Let's dive into the intriguing world of economics, where it sometimes feels like (and let's be fair, this is the case) central bankers are orchestrating a grand performance while just taking us along for the ride.
Chair Jerome Powell of the Federal Reserve seems to be making all the right moves, as inflation takes a step back and the economy holds its ground. With the annual Jackson Hole meeting on the horizon, Powell might be looking forward to a bit of a breather.
As the minutes from the July interest-rate meeting hit the newsstands this Wednesday, the big picture remains solid: things seem to be coming along quite well.
A glance beyond the US borders paints a different picture though. Over in the UK, they're grappling with quicker inflation, which has triggered record wage growth.
But the core inflation numbers are still dangerously high, forcing the Bank of England to gear up for more interest rate hikes.
Meanwhile, the euro zone is cautiously nudging its rates higher, even with a somewhat fragile economy, with the Netherlands officially entering a recession on the 16th of August.
Japan, on the other hand, is riding a wave of strong growth, but their central bank hasn't really gotten around to raising interest rates.
They're still on the fence about whether they've escaped the clutches of the deflation that's been haunting them for three decades.
And then there's China, facing a tough time. This week, they tried to boost confidence with interest rate cuts, but it seems like it didn't quite hit the mark with investors.
Rising Mortgage Rates
Shifting gears a bit, let's talk about a storm brewing in the mortgage market. If you're a homeowner looking to move or refinance, you might be in for a surprise.
And as we're well aware, the American economy heavily relies on its real estate and mortgage sectors to maintain stability, especially in times like these.
Average mortgage rates are making a jump past 7%, the highest they've been in two decades. That's a sharp rise from the cozy 5% we were enjoying just a year ago, according to data from Freddie Mac's crystal ball.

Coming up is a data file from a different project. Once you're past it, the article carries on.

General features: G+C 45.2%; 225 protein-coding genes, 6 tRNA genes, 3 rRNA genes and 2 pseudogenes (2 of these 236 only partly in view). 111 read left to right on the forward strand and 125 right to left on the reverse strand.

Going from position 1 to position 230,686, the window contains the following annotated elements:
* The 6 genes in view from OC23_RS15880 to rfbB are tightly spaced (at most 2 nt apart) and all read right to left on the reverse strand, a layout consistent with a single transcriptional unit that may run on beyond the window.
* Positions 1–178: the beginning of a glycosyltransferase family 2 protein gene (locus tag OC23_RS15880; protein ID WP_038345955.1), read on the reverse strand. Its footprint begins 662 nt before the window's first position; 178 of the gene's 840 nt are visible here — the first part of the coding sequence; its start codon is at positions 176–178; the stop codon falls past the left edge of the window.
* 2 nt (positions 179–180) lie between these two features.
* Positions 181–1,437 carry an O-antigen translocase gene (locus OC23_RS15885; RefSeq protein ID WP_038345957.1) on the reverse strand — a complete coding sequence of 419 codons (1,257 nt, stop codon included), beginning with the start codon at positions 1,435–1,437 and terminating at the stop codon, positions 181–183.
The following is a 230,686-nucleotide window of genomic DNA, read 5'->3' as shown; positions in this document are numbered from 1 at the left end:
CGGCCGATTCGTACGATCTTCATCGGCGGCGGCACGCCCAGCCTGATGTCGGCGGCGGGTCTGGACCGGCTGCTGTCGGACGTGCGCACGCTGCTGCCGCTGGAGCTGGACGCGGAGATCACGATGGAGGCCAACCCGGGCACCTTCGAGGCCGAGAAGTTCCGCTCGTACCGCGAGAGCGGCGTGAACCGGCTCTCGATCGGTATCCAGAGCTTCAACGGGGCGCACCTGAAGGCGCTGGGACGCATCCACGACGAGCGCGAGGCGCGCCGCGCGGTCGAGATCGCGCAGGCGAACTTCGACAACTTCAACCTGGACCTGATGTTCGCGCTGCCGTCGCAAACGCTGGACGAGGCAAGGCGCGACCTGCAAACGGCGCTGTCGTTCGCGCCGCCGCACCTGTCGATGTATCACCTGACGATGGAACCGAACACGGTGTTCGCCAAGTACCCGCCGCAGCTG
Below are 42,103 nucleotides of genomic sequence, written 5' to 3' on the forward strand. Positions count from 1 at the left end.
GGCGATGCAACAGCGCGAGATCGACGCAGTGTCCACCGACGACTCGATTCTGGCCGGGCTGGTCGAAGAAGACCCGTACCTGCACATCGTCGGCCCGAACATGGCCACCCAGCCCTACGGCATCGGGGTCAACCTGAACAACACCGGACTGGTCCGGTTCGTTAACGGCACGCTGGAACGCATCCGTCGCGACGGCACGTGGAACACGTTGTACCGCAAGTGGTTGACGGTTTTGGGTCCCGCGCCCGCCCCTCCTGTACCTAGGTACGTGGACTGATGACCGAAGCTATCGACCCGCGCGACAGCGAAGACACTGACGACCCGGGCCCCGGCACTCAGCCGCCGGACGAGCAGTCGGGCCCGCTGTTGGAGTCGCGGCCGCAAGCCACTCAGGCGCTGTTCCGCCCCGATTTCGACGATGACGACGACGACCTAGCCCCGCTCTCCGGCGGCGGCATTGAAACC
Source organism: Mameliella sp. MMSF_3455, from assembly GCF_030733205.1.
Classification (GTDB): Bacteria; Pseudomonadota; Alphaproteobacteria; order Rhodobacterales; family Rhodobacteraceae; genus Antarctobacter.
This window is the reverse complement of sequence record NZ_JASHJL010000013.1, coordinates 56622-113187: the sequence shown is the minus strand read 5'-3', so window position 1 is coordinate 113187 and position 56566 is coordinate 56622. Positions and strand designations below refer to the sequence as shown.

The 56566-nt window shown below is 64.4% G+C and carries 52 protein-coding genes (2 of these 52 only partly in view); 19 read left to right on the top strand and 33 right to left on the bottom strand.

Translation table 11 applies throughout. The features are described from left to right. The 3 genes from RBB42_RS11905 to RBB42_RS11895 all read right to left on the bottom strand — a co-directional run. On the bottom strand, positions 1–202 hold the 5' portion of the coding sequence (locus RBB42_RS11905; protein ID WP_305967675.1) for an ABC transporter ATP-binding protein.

Now, here's the kicker—a lot of this stems from what's going on with government bonds. US Treasuries are like the bedrock of the whole global financial show, maybe even more critical than the short-term fed-funds rate.
These bonds set the standard for a ton of financial products, including mortgages, because they're seen as the safest way to lend money.
After all, Uncle Sam is known for settling his debts, isn't he? Well, that is, as long as there's no political spectacle akin to the debt-ceiling showdown we witnessed earlier this year. However, it's worth noting that the resolution of that particular drama was merely deferred, with the potential for lingering tension in the future.
Here's a plot twist: while the Federal Reserve has been on a bit of a rate-raising spree, taking them from rock-bottom to over 5% since March 2022, the yields on 10-year Treasury bonds didn't exactly follow suit.
They went from around 2% to just about 4%. But now, they've pushed past that 4% mark, hitting levels we haven't seen since 2007, and they're still climbing.
Now, this isn't just because folks are suddenly scared of inflation. Inflation tends to give bonds the cold shoulder because it eats into the profits lenders get.
Rather, the bond market is slowly warming up to the idea that the Fed might not have as much room to cut rates as they hoped, once they've got this inflation surge under control. (This is part of the reason why the yield curve has been flipped on its head for more than a year.)
Believe it or not, the optimism about the economy is what's actually nudging mortgage rates higher. So, in a strange twist, it's the good news that's putting pressure on those mortgage rates.
Is the Recession still Lurking?
Now, let's talk about some shadows that are casting doubt over our economic scene.
You might have heard whispers about a possible recession, and they're not entirely unfounded.
Here's the scoop: historically, there's been a pattern where GDP growth turns negative about 15 months after the yield curve inverts.
And guess what? The yield curve inverted in August 2022, which means we're now about 3 months away from that possible and historically recurring downturn (see image 1 below).
But hold on a sec.
Our job market is showing some muscle—it hasn't wavered. The only other time we saw this was back in 1962, and guess what? No recession followed that downturn in yield curve (see image 2 below).
This indicates that there's a chance we're similarly avoiding a negative downturn in GDP growth & therefore a recession.
So, what gives?
Well, this strong job market vibe amid yield curve inversion is a good argument for a softer landing this time around. But here's the kicker—we're not out of the woods yet.
Typically, the unemployment rate shift happens around 14 months after the yield curve throws its curveball. And right now, we're only 12 months into our current inversion.
Ultimately, the future remains a bit foggy, but we've got a blend of history and insight to help us navigate these uncharted waters.